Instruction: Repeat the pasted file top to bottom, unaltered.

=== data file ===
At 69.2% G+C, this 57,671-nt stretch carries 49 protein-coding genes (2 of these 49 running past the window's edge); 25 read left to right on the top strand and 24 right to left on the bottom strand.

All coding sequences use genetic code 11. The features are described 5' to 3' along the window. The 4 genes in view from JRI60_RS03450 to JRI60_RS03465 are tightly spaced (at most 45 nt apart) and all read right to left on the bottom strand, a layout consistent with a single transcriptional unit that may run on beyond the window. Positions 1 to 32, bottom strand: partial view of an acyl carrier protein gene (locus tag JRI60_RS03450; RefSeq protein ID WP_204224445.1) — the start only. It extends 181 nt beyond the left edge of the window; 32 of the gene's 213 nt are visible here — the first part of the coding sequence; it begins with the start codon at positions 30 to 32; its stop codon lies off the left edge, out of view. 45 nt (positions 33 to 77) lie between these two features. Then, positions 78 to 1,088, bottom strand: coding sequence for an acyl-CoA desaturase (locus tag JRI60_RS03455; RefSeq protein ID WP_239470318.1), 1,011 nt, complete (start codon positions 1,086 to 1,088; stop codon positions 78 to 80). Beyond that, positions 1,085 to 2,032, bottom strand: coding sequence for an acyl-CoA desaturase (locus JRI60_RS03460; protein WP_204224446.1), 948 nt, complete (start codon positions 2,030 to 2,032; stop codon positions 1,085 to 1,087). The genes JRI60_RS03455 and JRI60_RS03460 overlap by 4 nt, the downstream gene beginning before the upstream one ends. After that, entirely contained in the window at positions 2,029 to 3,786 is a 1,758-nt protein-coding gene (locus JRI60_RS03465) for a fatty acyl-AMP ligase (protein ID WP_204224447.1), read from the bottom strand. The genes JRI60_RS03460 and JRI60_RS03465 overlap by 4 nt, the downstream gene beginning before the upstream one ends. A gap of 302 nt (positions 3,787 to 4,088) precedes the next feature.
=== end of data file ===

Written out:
At 69.2% G+C, this 57,671-nt stretch carries 49 protein-coding genes (2 of these 49 running past the window's edge); 25 read left to right on the top strand and 24 right to left on the bottom strand.

All coding sequences use genetic code 11. The features are described 5' to 3' along the window. The 4 genes in view from JRI60_RS03450 to JRI60_RS03465 are tightly spaced (at most 45 nt apart) and all read right to left on the bottom strand, a layout consistent with a single transcriptional unit that may run on beyond the window. Positions 1 to 32, bottom strand: partial view of an acyl carrier protein gene (locus tag JRI60_RS03450; RefSeq protein ID WP_204224445.1) — the start only. It extends 181 nt beyond the left edge of the window; 32 of the gene's 213 nt are visible here — the first part of the coding sequence; it begins with the start codon at positions 30 to 32; its stop codon lies off the left edge, out of view. 45 nt (positions 33 to 77) lie between these two features. Then, positions 78 to 1,088, bottom strand: coding sequence for an acyl-CoA desaturase (locus tag JRI60_RS03455; RefSeq protein ID WP_239470318.1), 1,011 nt, complete (start codon positions 1,086 to 1,088; stop codon positions 78 to 80). Beyond that, positions 1,085 to 2,032, bottom strand: coding sequence for an acyl-CoA desaturase (locus JRI60_RS03460; protein WP_204224446.1), 948 nt, complete (start codon positions 2,030 to 2,032; stop codon positions 1,085 to 1,087). The genes JRI60_RS03455 and JRI60_RS03460 overlap by 4 nt, the downstream gene beginning before the upstream one ends. After that, entirely contained in the window at positions 2,029 to 3,786 is a 1,758-nt protein-coding gene (locus JRI60_RS03465) for a fatty acyl-AMP ligase (protein ID WP_204224447.1), read from the bottom strand. The genes JRI60_RS03460 and JRI60_RS03465 overlap by 4 nt, the downstream gene beginning before the upstream one ends. A gap of 302 nt (positions 3,787 to 4,088) precedes the next feature.